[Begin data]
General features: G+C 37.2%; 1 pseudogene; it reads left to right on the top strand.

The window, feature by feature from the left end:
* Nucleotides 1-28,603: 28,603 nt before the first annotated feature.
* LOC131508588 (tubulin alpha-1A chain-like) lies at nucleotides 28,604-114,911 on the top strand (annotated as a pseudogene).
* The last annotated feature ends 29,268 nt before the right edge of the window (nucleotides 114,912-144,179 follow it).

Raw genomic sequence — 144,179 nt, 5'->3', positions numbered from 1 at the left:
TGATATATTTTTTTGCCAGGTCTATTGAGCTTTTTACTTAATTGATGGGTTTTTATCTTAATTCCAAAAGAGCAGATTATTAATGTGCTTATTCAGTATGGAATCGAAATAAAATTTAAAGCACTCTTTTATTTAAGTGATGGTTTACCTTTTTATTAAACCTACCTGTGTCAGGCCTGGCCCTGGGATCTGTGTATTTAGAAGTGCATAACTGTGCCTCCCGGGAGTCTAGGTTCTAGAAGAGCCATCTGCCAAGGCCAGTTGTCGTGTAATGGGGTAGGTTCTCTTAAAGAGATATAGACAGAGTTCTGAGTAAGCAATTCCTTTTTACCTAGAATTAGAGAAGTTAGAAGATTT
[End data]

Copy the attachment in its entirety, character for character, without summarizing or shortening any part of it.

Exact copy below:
General features: G+C 37.2%; 1 pseudogene; it reads left to right on the top strand.

The window, feature by feature from the left end:
* Nucleotides 1-28,603: 28,603 nt before the first annotated feature.
* LOC131508588 (tubulin alpha-1A chain-like) lies at nucleotides 28,604-114,911 on the top strand (annotated as a pseudogene).
* The last annotated feature ends 29,268 nt before the right edge of the window (nucleotides 114,912-144,179 follow it).

Raw genomic sequence — 144,179 nt, 5'->3', positions numbered from 1 at the left:
TGATATATTTTTTTGCCAGGTCTATTGAGCTTTTTACTTAATTGATGGGTTTTTATCTTAATTCCAAAAGAGCAGATTATTAATGTGCTTATTCAGTATGGAATCGAAATAAAATTTAAAGCACTCTTTTATTTAAGTGATGGTTTACCTTTTTATTAAACCTACCTGTGTCAGGCCTGGCCCTGGGATCTGTGTATTTAGAAGTGCATAACTGTGCCTCCCGGGAGTCTAGGTTCTAGAAGAGCCATCTGCCAAGGCCAGTTGTCGTGTAATGGGGTAGGTTCTCTTAAAGAGATATAGACAGAGTTCTGAGTAAGCAATTCCTTTTTACCTAGAATTAGAGAAGTTAGAAGATTT